Mr ‘Smith’ inherited a property when an elderly family member passed away, and decided to rent it out rather than sell. Some modernising works were carried out, and the home contents were removed. A skip had been hired to help dispose of the waste from the renovations, and a move in date was agreed with the new tenant. Unfortunately, the skip had not been removed from the driveway by the time the tenant moved in, but this had been discussed and agreed that it would be gone the following morning. So no problems then? Except for the old armchair, which was on top of the skip. Now the landlord knew that older furnishings do not meet modern fire regulations, and must not be left in a let property, so he had thrown it in the skip. But after he left, the tenant saw a perfectly good armchair going to waste, and took it back inside the house without telling anyone. The skip was duly removed, and then some months later a stray cigarette on the armchair started a small fire. Luckily no one was seriously hurt, but the landlord was fined tens of thousands of pounds for providing the tenant with unsuitable furniture. Unfair? I think so, but the Judge decided that the tenant, upon accepting the keys, accepted dominion over all items within the boundary of the property – which included the skip and it’s contents. A devastating result for a landlord who had tried to do the right thing at every turn, but a great reminder to the rest of us to ensure that your property is correctly prepared for market and that you have appropriate legal cover as part of your landlords insurance. An experienced letting agent may also have been able to point out this problem ahead of time.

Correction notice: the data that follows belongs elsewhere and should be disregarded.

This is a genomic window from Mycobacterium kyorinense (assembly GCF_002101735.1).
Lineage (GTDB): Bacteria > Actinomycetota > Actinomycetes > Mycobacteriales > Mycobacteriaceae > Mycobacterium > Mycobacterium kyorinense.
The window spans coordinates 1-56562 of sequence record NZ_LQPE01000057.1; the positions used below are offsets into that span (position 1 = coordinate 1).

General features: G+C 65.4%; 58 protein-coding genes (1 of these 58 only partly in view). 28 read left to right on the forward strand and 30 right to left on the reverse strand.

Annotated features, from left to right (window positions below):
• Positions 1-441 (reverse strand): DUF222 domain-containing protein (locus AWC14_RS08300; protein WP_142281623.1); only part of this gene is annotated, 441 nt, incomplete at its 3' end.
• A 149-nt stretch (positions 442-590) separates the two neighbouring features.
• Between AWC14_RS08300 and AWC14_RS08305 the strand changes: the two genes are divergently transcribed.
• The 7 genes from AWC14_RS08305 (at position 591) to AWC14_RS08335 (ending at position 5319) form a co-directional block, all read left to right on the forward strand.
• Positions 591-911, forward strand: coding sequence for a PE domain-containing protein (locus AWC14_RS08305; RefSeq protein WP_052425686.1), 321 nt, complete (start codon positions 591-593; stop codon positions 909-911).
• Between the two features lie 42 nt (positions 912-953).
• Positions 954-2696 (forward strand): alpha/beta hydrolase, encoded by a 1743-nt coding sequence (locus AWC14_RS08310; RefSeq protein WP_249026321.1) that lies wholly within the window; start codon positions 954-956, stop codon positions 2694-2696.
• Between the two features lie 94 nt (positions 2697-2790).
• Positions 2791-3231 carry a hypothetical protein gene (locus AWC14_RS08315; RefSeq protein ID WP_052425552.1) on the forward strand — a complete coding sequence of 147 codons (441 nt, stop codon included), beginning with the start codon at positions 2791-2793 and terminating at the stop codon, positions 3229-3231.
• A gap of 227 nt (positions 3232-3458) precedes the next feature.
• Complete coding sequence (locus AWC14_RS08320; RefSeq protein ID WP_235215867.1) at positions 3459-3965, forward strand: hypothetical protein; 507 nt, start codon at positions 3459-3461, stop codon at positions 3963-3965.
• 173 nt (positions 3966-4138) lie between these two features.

I wouldn’t expect anyone (unless they were a professional already dealing with such issues) to be on top of all the legal pitfalls and changes that can affect landlords. It’s one of the many reasons I am glad that my own office has the backing of a first class legal department to whom I can turn when I need advice, and who are constantly reviewing changes to the law and communicating the relevant parts to our clients. Common sense and good intentions are simply not sufficient protection when it comes to keeping yourself out of trouble on this one. Even letting to family members can be fraught with problems in the event of a disagreement, or the arrival of a new romantic partner to the picture. It is always best to have a proper tenancy agreement (and no, the free ones on the internet do not count!) to protect both parties in the event of a dispute.
A good letting agent can assist you with the day-to-day running of your property. A great lettings agent will have their eyes on the horizon and catch trouble long before you see it coming – those are the ones worth their weight in gold!
For any further information, or to hear about what might be on the horizon, please feel to get in touch with me and my team here at the Property Word and we will happily help you navigate the field safely.
Ross, Jasmine and Matt
Next week: Deposits and tenancy deposit schemes